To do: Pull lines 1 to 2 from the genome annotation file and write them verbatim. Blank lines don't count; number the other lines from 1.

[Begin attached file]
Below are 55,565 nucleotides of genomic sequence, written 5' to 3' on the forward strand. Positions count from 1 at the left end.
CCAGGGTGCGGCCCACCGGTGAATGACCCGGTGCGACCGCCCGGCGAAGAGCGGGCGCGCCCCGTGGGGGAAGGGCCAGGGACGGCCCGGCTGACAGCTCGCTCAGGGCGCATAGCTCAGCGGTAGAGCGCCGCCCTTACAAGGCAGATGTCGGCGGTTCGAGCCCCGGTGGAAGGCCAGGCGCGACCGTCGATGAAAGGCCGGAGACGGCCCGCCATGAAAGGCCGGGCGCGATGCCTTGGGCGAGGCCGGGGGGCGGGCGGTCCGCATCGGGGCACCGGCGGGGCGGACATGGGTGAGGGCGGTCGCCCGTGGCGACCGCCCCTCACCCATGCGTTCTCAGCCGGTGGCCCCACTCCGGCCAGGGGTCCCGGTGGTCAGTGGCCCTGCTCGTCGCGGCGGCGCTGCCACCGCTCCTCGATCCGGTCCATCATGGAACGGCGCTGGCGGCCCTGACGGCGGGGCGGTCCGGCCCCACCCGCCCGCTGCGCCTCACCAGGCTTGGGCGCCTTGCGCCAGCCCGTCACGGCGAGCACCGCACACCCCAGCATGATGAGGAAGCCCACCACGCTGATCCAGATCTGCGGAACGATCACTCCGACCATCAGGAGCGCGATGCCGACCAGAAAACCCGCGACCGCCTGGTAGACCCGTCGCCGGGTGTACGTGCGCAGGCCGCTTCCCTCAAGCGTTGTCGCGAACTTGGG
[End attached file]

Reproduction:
Below are 55,565 nucleotides of genomic sequence, written 5' to 3' on the forward strand. Positions count from 1 at the left end.
CCAGGGTGCGGCCCACCGGTGAATGACCCGGTGCGACCGCCCGGCGAAGAGCGGGCGCGCCCCGTGGGGGAAGGGCCAGGGACGGCCCGGCTGACAGCTCGCTCAGGGCGCATAGCTCAGCGGTAGAGCGCCGCCCTTACAAGGCAGATGTCGGCGGTTCGAGCCCCGGTGGAAGGCCAGGCGCGACCGTCGATGAAAGGCCGGAGACGGCCCGCCATGAAAGGCCGGGCGCGATGCCTTGGGCGAGGCCGGGGGGCGGGCGGTCCGCATCGGGGCACCGGCGGGGCGGACATGGGTGAGGGCGGTCGCCCGTGGCGACCGCCCCTCACCCATGCGTTCTCAGCCGGTGGCCCCACTCCGGCCAGGGGTCCCGGTGGTCAGTGGCCCTGCTCGTCGCGGCGGCGCTGCCACCGCTCCTCGATCCGGTCCATCATGGAACGGCGCTGGCGGCCCTGACGGCGGGGCGGTCCGGCCCCACCCGCCCGCTGCGCCTCACCAGGCTTGGGCGCCTTGCGCCAGCCCGTCACGGCGAGCACCGCACACCCCAGCATGATGAGGAAGCCCACCACGCTGATCCAGATCTGCGGAACGATCACTCCGACCATCAGGAGCGCGATGCCGACCAGAAAACCCGCGACCGCCTGGTAGACCCGTCGCCGGGTGTACGTGCGCAGGCCGCTTCCCTCAAGCGTTGTCGCGAACTTGGG